New book celebrates Seguine Mansion
By Kiawana Rich | email@example.com
April 08, 2015 at 4:38 PM, updated April 09, 2015
STATEN ISLAND, N.Y. -- For Christina Mantz, the moment has finally arrived.
The design consultant celebrated the release of her new book about the Seguine Mansion Wednesday morning inside the breathtaking home in Prince's Bay.
The coffee table book, titled "The Seguine House: A Nineteenth-Century Working Estate in Twenty-First Century New York City," offers a full-color photographic volume highlighting the beautiful historic 1838 Greek Revival Seguine house, including its stunning interiors, glorious and romantic gardens and its stables in Prince's Bay.
Bubbly with excitement over the five-year project finally coming to fruition, the West Brighton resident and book producer provided plenty of hugs and kisses to house caretaker George Burke.
"We thought it would never happen -- but if it ever happened I knew she could make it happen," said the 85-year-old Burke, who has spent years restoring the home.
Ms. Mantz, who grew up in an old farmhouse, said: "I've known George Burke for over 30 years and when you grow up in an old house you kind of know everyone else who has old houses, and all their stories intertwine, and seeing this house and all the parties here, of course, how can you not fall in love? It was a love affair and we had so much in common. We love all the old stuff. It's the genteel life, I just love all that."
Let the publicity fun begin...
Wall Street Journal
On Staten Island, an Antebellum Mansion Sines Bright Old White House
By Josh Barbanel Feb. 11, 2015
“He wakes up every morning saying how can I make my home more beautiful,” said Christina Mantz, who grew up in an 1840s farm house on Staten Island. “Less is more is something he never learned.”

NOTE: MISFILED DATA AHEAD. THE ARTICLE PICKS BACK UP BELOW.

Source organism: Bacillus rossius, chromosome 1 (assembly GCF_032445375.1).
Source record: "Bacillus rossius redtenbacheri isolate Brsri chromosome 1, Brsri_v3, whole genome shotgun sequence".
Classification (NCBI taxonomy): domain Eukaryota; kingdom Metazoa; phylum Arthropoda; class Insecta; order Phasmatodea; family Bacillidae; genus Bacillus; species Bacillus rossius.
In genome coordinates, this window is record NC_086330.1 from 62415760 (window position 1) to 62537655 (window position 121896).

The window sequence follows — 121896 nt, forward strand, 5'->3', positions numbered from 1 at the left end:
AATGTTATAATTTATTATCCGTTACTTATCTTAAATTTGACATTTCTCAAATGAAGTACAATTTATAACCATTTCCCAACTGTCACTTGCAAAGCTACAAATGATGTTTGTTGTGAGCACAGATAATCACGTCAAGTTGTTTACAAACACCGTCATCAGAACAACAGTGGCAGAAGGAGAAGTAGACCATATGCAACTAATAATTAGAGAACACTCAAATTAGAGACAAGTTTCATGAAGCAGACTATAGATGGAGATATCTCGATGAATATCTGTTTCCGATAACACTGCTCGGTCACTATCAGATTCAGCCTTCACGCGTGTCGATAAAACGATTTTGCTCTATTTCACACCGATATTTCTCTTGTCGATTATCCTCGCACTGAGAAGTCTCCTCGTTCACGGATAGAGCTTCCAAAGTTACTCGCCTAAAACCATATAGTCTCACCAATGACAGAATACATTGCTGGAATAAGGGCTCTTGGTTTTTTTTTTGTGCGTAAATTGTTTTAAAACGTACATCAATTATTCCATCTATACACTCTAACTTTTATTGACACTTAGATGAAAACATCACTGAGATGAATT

Mr. Burke still climbs a ladder each year to paint a portion of the exterior. He waters his trees and formal gardens by hand and feeds his flock of peacocks. He throws a spring garden party where guests are encouraged to dress in white.
In the past few years, he set up a foundation to eventually run the mansion alongside the city’s Parks Department.
To raise money to support the house in the future, Ms. Mantz put together a 124-page coffee-table book tracing the mansion’s history and Mr. Burke’s restoration. It is to be published at the end of March by Rizzoli New York. Her husband, Robert Mantz, an artist who works in advertising, handled the photography.
She has so far raised $42,000 of the $50,000 budget for the book, “The Seguine House: A Nineteenth-Century Working Estate in Twenty-First Century New York City,” ($50).
Behind the scenes of the article:
Sunset glow is seen creeping in from the west over Lemon Creek with
bushy-topped Phragmites in the foreground and Salt Hay beyond.
Joseph H. Seguine made a fortune selling salt hay - used to keep ice blocks from melting before the invention of refrigeration.
Golden light shines over the paddock to the bay beyond.
The caretakers cottage, now guest house, basks in the glow.
Riding lesson at sunset on an overcast day.
A pinto and rider and a peacock go about their affairs under the last rays.
As we arrive to set up the reshoots the ever-vigilant peacocks need to know what's going on.
The white peahen, her left foot coquettishly raised, seems to be asking, "May I come in?"
Mary Bullock and Christina Mantz, seen in the mirror, check the styling for the reshoot of a tea party.
November 5 we visited our publisher, Rizzoli, at their Park Avenue South corporate office in Manhattan, to check proofs just flown in from the printer in Hong Kong.
Producer Christina Mantz reviews contracts while Principal Photographer/Book Designer Robert Mantz checks the proofs.
Four peacock sentinels, alerted by the sound of barking, assume lookout posts on the roof peak of the garage. The one on the right is also checking out this photographer. Note the weeping willow in the background.
Looking through the huge, sheltering weeping willow, just inside the Seguine Equestrian Center vehicular gate.